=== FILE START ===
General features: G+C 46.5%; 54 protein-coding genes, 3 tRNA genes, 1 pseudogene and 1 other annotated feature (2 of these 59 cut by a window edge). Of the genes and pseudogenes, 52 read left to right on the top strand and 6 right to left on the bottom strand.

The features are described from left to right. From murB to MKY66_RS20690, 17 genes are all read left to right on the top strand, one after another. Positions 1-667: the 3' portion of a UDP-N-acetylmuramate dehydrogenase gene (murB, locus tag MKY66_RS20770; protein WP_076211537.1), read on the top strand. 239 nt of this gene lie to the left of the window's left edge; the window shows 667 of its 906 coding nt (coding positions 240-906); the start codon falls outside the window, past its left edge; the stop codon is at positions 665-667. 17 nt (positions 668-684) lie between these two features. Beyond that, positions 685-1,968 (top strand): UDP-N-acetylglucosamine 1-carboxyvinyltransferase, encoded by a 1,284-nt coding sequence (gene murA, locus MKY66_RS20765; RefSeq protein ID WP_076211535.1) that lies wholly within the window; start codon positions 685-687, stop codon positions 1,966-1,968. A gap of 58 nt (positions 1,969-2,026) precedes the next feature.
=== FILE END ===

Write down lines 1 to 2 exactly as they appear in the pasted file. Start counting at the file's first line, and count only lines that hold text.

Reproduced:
General features: G+C 46.5%; 54 protein-coding genes, 3 tRNA genes, 1 pseudogene and 1 other annotated feature (2 of these 59 cut by a window edge). Of the genes and pseudogenes, 52 read left to right on the top strand and 6 right to left on the bottom strand.

The features are described from left to right. From murB to MKY66_RS20690, 17 genes are all read left to right on the top strand, one after another. Positions 1-667: the 3' portion of a UDP-N-acetylmuramate dehydrogenase gene (murB, locus tag MKY66_RS20770; protein WP_076211537.1), read on the top strand. 239 nt of this gene lie to the left of the window's left edge; the window shows 667 of its 906 coding nt (coding positions 240-906); the start codon falls outside the window, past its left edge; the stop codon is at positions 665-667. 17 nt (positions 668-684) lie between these two features. Beyond that, positions 685-1,968 (top strand): UDP-N-acetylglucosamine 1-carboxyvinyltransferase, encoded by a 1,284-nt coding sequence (gene murA, locus MKY66_RS20765; RefSeq protein ID WP_076211535.1) that lies wholly within the window; start codon positions 685-687, stop codon positions 1,966-1,968. A gap of 58 nt (positions 1,969-2,026) precedes the next feature.